Valentino Rossi has won his seventh world championship in the big class. 500cc V4 Honda, 990cc V5 Honda, 990cc straight four Yamaha, and 800cc straight four Yamaha are the big bikes he's mastered en route to laying seven of the 'eggs' used in his trackside celebrations in Sepang at the weekend.
One of his better celebrations? Probably not, but some amusement for his mates from the local cafe who lark about with him, laughing their heads off at the rest of the world and most of the MotoGP paddock who might walk around moaning and naval gazing. Not the gang from Tavullia, though. Oh no!
Rossi has this knack of saying the right thing at the right time. He just feels what is correct for that moment and with his experience you can see why. He's had managers and hangers on all around him throughout 14 years in grand prix, but he is now his own manager; a sure sign of a wise head on those shoulders.
I say this because of what happened at the fourth round of this year's championship at Le Mans when all seemed to go wrong. Valentino just said it might just have been all of his bad luck all over at once. With hindsight, I'd say that it was. The race was a disaster as he pitted to change bikes first, only to fall off within half a lap on slick tyres.
Valentino Rossi celebrates his ninth world championship at Sepang © LAT
Sure, he fell off at Donington Park too, but there he fell off and still extended his championship lead as all the others fell into even worse problems than himself. That's luck.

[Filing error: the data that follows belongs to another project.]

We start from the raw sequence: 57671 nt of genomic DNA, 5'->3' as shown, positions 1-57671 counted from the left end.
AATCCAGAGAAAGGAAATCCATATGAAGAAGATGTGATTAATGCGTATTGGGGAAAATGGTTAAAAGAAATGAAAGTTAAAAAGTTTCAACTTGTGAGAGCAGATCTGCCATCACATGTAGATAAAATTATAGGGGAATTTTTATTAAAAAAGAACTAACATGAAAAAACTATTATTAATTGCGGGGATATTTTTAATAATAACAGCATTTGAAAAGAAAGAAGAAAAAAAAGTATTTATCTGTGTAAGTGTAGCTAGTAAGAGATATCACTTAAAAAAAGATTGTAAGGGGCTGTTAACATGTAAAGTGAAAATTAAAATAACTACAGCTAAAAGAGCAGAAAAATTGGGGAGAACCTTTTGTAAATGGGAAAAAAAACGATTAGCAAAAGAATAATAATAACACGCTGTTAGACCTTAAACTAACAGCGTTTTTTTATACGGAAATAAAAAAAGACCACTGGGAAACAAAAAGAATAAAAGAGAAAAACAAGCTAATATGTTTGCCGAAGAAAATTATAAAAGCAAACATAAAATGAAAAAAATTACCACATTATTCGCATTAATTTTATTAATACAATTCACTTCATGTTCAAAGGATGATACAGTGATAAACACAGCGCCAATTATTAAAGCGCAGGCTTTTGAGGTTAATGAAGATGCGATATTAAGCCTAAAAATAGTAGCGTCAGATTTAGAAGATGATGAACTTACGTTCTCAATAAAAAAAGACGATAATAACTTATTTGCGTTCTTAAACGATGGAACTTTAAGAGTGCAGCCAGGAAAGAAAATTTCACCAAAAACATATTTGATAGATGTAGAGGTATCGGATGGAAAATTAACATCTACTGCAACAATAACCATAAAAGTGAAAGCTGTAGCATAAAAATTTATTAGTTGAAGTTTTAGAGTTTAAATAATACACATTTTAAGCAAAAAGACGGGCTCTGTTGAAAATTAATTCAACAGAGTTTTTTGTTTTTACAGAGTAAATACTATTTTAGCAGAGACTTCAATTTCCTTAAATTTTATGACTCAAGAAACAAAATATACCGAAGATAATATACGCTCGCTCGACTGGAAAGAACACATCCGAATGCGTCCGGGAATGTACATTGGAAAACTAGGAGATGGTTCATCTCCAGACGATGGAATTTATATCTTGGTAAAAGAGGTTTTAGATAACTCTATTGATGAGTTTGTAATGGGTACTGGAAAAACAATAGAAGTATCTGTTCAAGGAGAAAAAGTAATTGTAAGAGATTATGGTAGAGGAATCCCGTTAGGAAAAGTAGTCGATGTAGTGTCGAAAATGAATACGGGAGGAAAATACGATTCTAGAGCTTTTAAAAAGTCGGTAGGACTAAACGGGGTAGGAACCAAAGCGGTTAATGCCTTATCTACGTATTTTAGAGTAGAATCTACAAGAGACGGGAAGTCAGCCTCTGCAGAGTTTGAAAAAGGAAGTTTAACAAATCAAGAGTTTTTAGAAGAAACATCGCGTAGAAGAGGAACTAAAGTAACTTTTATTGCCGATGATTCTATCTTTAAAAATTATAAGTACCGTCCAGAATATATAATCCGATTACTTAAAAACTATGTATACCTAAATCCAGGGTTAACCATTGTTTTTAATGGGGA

At Indianapolis he fell off properly for no apparent reason. Was his mind on the job with a 50 point lead? Who knows... But he kept his head, knuckled down and rebuilt his advantage at the next races. There is no luck involved winning races, let alone world championships, let alone nine of them (!), but if you keep positive and keep thinking good things, then good things will happen. It works for Valentino.
He is a master scholar of the sport and 'gets' motor racing 200 per cent. He was down the dirt track mile in Indianapolis seeing King Kenny ride that TZ 750 and he'll be at the Goodwood Festival or Revival in 10 years' time soaking it all up too. He won't be paid either - he'll just go for the fun of it.
So now because he's the champion, wouldn't it be great to see him ride in the last world championship 250cc race ever next time out in Valencia? Contractual obligations aside, please, please can he do that last 250cc race?
Can Yamaha dust off an old 250 and at least let him out in practice on Friday afternoon just for the fun of it? If not, I'm sure Olivier Jacque would do it on his 2000 winning bike.
Now here's a stat I'd take money off you with if we were in a pub quiz. Olivier Jacque's fastest lap time at the famous Australian 250cc Grand Prix of 2000? 1m33.784s.
Fastest lap time in this year's race? 1m33.519 by Raffaele de Rosa on his Honda. Marco Simoncelli, fourth fastest on 1m33.703s, ten seasons after Jacque! Surely someone must have thought of the fun we could all have next weekend in Valencia with Valentino?
Stuff standing on ceremony and going by the letter of the law, being all contractual and not enabling people to let off some steam for what can only be a win win situation; please for the last hurrah let him do it.